Posts Tagged ‘Death Penalty’

A Travesty of Justice in Arkansas

Friday, April 28th, 2017

Last night, the State of Arkansas executed Kenneth Williams, the fourth man they have executed in just over a week. The other three men’s names were Ledell Lee, Marcel Williams and Jack Jones Jr. Four other men were supposed to be killed, but they recieved stays of execution from courts.

All of these men were convicted of heinous murders and had served many years of incarceration awaiting execution. But the sole reason that the state scheduled so many executions over such a short period of time was that the state’s supply of one of the drugs used in its lethal injections expires at the end of April. In a statement calling for cancellation of the executions, Bishop Frank Dewane, Chair of the US Bishops’ Committee on Domestic Justice and Human Development, described this twisted scenario in very clear terms:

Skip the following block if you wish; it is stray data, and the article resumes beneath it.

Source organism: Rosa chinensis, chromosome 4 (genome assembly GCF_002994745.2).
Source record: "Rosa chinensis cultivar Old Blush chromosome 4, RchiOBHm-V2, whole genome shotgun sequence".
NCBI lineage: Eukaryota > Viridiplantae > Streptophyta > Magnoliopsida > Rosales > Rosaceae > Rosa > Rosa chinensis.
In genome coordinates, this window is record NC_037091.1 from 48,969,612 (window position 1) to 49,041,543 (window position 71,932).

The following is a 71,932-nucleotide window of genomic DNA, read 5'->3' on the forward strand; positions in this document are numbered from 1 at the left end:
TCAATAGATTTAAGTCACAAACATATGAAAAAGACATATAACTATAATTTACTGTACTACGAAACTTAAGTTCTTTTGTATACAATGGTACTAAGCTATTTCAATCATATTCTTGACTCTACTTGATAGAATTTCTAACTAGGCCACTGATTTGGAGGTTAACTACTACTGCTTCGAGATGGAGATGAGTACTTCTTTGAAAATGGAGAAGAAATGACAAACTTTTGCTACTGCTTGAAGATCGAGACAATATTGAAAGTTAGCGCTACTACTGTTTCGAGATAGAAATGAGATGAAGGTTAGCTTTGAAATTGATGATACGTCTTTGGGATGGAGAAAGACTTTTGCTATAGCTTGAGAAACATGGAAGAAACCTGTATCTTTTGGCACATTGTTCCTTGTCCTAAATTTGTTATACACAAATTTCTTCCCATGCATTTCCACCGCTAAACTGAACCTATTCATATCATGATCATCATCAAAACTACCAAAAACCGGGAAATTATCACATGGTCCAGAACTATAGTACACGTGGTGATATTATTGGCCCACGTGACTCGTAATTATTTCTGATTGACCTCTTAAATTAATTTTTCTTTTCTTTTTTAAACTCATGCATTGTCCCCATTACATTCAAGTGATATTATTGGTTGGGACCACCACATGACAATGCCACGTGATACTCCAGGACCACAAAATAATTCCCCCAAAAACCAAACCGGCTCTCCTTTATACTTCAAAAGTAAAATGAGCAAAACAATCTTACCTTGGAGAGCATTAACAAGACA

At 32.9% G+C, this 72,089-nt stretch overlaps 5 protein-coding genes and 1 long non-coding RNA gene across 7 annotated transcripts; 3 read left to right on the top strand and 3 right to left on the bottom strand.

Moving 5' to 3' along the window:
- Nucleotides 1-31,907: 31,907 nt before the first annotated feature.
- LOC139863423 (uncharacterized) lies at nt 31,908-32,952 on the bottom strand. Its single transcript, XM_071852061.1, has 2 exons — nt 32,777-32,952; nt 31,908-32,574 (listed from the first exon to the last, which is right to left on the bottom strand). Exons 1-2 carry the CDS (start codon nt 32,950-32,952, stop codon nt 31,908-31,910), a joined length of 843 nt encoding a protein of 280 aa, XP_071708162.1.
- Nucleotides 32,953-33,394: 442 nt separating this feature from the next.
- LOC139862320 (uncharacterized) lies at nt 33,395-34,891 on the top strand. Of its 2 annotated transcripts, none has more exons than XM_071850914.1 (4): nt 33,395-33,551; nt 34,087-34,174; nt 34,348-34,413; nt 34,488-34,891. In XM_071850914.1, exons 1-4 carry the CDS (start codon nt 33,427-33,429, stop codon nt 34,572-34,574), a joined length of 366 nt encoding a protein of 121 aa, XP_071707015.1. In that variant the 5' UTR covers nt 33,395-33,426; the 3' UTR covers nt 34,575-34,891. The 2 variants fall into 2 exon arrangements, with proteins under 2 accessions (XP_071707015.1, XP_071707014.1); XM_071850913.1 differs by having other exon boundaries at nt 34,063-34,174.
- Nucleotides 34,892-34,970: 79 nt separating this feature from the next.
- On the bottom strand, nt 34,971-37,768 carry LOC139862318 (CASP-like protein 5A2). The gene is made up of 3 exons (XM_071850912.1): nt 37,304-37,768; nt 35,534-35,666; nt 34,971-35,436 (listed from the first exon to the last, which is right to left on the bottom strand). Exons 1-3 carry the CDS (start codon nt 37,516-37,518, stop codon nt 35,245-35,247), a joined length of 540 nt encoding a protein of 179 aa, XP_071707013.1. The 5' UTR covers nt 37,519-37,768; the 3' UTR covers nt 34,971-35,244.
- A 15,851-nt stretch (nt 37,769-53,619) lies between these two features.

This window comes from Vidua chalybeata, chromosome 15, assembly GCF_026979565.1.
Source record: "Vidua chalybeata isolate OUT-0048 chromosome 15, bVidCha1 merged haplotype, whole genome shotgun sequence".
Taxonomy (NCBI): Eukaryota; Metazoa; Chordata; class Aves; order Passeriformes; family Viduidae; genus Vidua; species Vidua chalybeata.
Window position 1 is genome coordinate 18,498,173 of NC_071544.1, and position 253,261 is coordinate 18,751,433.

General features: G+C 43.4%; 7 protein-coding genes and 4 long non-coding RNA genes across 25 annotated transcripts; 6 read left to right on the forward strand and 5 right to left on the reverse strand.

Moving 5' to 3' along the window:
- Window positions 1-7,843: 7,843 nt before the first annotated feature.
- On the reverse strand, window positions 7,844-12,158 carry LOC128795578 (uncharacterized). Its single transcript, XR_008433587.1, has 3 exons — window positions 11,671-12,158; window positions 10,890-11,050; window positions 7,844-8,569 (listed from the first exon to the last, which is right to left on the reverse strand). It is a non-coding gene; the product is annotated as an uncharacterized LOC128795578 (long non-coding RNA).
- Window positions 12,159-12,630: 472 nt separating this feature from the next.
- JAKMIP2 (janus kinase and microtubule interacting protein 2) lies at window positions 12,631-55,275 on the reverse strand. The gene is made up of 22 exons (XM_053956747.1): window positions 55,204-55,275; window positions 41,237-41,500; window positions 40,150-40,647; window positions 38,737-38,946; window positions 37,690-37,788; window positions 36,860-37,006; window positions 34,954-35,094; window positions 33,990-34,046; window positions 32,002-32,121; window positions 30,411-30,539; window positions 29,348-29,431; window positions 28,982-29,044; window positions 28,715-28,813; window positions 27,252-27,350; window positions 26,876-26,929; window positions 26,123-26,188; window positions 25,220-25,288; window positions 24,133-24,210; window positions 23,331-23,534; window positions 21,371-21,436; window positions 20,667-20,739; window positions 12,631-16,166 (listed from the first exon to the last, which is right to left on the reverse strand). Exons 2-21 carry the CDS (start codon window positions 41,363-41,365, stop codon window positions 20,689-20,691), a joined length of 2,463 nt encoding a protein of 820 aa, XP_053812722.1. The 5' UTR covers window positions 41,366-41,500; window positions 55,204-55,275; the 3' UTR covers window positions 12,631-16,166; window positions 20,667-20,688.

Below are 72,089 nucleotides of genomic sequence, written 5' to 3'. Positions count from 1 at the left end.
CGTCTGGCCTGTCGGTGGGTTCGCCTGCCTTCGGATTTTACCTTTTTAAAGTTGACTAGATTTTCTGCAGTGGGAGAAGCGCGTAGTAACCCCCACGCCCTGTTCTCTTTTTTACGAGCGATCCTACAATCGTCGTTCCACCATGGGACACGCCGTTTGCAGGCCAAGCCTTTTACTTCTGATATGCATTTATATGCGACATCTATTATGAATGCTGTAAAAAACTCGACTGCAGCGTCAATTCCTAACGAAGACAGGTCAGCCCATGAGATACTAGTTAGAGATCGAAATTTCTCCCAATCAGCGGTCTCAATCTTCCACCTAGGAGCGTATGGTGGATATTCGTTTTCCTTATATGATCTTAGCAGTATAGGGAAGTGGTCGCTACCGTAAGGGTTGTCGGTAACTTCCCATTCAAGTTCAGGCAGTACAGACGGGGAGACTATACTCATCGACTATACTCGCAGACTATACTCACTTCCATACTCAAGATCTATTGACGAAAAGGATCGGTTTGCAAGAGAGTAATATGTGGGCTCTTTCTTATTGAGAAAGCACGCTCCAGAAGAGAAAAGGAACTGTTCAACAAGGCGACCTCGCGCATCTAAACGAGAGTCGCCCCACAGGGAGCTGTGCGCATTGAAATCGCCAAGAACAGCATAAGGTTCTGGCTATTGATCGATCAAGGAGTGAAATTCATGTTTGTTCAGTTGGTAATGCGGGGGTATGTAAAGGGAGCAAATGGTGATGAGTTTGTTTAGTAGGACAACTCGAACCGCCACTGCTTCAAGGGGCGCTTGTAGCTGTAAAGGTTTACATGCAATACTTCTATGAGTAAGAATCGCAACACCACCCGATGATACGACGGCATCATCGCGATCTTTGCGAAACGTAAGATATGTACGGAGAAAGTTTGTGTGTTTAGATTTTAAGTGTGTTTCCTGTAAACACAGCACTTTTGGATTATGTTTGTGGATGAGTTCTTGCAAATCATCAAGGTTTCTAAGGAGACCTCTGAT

The schedule of executions was not set by the demands of justice, but by the arbitrary politics of punishment. The state’s supply of a sedative is expected to expire at the end of the month, and so, in a dark irony, a safeguard that was intended to protect people is now being used as a reason to hasten their deaths.

The family of Mr. Williams’ victim wrote a moving letter to the Governor, asking him to grant clemency. They related how they had arranged from Mr. Williams’ daughter and granddaughter to come and visit him, and asked to see him themselves so they could tell him that they forgive him — a request that had been denied. And they said this:

You often hear stories of men who go into prison and become bitter, angry and hateful. I do not believe Mr Williams is one of those men. He found God and I believe his redemption is genuine. Mr Williams is not the same person who killed my father on 4 October 1999. It is the changed man; the new Kenneth Williams that we are asking you to save.